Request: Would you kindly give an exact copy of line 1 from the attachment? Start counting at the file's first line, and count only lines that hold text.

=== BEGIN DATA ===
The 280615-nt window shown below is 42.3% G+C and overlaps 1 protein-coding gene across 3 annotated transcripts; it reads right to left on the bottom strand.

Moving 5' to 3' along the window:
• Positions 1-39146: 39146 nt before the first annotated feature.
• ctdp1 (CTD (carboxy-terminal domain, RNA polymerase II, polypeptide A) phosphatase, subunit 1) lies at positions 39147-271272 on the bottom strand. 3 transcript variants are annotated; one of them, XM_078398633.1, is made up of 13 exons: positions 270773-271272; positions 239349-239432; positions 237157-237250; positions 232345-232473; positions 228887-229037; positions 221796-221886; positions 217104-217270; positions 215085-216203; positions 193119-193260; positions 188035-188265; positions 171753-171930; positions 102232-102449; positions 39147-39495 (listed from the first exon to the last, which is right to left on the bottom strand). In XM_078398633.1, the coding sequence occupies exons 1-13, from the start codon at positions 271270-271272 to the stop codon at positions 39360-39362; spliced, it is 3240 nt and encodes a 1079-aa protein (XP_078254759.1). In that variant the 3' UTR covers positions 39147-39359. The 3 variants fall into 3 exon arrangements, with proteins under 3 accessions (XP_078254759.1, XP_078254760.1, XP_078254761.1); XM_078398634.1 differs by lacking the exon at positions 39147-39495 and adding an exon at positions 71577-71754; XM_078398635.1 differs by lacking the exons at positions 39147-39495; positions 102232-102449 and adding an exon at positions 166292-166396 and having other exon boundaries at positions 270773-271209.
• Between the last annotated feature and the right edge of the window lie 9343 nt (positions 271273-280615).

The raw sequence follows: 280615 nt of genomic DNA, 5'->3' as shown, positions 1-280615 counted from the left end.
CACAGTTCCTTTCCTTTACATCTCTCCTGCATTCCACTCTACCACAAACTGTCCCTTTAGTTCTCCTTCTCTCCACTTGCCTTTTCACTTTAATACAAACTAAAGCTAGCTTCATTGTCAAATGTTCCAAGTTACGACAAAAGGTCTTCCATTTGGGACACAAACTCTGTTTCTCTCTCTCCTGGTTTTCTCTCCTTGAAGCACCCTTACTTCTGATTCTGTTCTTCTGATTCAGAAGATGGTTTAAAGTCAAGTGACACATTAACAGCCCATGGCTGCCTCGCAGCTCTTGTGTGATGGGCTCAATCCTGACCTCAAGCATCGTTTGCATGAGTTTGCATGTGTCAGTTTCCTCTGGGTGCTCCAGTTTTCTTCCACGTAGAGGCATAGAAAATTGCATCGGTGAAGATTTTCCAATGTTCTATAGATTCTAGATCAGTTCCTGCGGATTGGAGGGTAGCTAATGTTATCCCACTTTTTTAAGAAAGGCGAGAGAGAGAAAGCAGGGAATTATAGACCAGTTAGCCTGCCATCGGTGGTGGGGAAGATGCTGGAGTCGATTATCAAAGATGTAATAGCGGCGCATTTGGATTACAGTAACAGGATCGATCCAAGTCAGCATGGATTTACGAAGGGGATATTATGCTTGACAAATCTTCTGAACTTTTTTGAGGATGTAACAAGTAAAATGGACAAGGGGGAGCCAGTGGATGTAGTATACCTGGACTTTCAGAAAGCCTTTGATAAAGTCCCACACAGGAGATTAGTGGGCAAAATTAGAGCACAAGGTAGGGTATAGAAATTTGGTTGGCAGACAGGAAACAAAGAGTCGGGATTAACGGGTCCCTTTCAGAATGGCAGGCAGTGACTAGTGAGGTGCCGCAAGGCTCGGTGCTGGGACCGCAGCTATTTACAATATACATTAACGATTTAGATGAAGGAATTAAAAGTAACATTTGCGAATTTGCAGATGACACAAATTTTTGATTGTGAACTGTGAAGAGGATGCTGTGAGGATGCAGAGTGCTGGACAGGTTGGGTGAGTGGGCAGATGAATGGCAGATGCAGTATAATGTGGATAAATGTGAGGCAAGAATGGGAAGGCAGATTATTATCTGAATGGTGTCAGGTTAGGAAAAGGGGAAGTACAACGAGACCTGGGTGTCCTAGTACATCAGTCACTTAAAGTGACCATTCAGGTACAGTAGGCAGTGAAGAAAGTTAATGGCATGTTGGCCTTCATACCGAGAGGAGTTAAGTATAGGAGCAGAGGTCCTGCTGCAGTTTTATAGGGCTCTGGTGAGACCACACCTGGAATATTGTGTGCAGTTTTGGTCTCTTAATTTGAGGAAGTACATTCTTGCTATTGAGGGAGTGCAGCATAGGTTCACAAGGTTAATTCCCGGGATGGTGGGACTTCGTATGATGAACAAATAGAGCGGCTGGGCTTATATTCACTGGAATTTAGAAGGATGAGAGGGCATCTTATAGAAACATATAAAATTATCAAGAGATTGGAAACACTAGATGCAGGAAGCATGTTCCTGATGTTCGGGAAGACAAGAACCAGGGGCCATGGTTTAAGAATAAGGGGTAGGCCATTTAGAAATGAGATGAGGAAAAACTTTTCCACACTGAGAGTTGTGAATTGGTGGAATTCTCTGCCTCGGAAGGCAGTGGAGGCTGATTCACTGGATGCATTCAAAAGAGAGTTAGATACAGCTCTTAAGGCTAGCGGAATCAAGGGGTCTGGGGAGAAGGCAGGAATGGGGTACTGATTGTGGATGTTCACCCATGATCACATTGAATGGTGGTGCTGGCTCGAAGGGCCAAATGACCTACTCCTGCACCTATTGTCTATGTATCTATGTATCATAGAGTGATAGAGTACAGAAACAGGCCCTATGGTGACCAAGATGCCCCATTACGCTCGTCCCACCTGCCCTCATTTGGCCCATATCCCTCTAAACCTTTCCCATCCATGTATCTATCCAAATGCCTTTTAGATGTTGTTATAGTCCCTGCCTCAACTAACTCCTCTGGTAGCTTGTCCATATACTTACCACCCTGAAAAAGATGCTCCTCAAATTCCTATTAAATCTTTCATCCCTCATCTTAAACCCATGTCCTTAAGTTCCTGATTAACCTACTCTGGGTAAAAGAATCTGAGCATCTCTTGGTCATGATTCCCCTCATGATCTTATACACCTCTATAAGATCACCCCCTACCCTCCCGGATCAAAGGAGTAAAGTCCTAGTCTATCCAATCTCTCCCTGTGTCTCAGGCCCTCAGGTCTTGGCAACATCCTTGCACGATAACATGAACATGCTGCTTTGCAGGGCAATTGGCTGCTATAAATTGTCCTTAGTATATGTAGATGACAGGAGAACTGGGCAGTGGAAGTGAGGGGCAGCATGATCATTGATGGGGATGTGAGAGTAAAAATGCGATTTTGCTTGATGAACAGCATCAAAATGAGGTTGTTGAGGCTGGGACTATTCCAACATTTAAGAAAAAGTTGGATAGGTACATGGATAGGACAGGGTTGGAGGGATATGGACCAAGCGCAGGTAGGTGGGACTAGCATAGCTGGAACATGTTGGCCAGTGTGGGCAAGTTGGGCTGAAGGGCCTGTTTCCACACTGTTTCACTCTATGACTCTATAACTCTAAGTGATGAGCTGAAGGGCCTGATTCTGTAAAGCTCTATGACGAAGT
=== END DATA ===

The 280615-nt window shown below is 42.3% G+C and overlaps 1 protein-coding gene across 3 annotated transcripts; it reads right to left on the bottom strand.